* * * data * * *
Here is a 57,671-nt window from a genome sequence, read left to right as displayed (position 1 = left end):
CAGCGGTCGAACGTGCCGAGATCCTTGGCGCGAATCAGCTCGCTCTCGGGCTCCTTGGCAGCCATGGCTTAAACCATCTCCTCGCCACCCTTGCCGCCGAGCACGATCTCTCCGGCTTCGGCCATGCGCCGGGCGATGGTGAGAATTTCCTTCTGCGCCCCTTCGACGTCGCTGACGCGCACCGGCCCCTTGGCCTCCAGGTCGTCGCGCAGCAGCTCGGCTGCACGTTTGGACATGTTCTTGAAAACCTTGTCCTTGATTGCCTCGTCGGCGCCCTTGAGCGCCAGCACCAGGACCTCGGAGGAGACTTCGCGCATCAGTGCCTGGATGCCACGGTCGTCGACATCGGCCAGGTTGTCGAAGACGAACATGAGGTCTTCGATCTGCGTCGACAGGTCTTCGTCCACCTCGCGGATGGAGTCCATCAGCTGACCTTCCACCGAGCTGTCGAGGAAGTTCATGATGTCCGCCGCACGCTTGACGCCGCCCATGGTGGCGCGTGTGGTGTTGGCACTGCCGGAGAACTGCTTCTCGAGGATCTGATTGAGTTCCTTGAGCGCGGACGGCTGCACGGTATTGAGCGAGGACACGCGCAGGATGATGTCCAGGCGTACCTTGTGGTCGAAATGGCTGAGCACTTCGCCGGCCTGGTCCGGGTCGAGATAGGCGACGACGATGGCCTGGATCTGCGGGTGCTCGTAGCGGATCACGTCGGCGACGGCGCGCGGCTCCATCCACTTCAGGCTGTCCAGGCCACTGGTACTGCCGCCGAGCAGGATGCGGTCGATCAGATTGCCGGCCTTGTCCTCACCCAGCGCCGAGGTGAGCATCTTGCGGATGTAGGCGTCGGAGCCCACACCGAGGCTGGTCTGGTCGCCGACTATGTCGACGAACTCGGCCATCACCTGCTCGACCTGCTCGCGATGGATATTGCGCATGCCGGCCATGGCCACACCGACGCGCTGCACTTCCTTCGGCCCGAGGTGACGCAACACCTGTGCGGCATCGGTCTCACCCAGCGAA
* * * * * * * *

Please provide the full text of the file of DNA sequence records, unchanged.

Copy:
Here is a 57,671-nt window from a genome sequence, read left to right as displayed (position 1 = left end):
CAGCGGTCGAACGTGCCGAGATCCTTGGCGCGAATCAGCTCGCTCTCGGGCTCCTTGGCAGCCATGGCTTAAACCATCTCCTCGCCACCCTTGCCGCCGAGCACGATCTCTCCGGCTTCGGCCATGCGCCGGGCGATGGTGAGAATTTCCTTCTGCGCCCCTTCGACGTCGCTGACGCGCACCGGCCCCTTGGCCTCCAGGTCGTCGCGCAGCAGCTCGGCTGCACGTTTGGACATGTTCTTGAAAACCTTGTCCTTGATTGCCTCGTCGGCGCCCTTGAGCGCCAGCACCAGGACCTCGGAGGAGACTTCGCGCATCAGTGCCTGGATGCCACGGTCGTCGACATCGGCCAGGTTGTCGAAGACGAACATGAGGTCTTCGATCTGCGTCGACAGGTCTTCGTCCACCTCGCGGATGGAGTCCATCAGCTGACCTTCCACCGAGCTGTCGAGGAAGTTCATGATGTCCGCCGCACGCTTGACGCCGCCCATGGTGGCGCGTGTGGTGTTGGCACTGCCGGAGAACTGCTTCTCGAGGATCTGATTGAGTTCCTTGAGCGCGGACGGCTGCACGGTATTGAGCGAGGACACGCGCAGGATGATGTCCAGGCGTACCTTGTGGTCGAAATGGCTGAGCACTTCGCCGGCCTGGTCCGGGTCGAGATAGGCGACGACGATGGCCTGGATCTGCGGGTGCTCGTAGCGGATCACGTCGGCGACGGCGCGCGGCTCCATCCACTTCAGGCTGTCCAGGCCACTGGTACTGCCGCCGAGCAGGATGCGGTCGATCAGATTGCCGGCCTTGTCCTCACCCAGCGCCGAGGTGAGCATCTTGCGGATGTAGGCGTCGGAGCCCACACCGAGGCTGGTCTGGTCGCCGACTATGTCGACGAACTCGGCCATCACCTGCTCGACCTGCTCGCGATGGATATTGCGCATGCCGGCCATGGCCACACCGACGCGCTGCACTTCCTTCGGCCCGAGGTGACGCAACACCTGTGCGGCATCGGTCTCACCCAGCGAA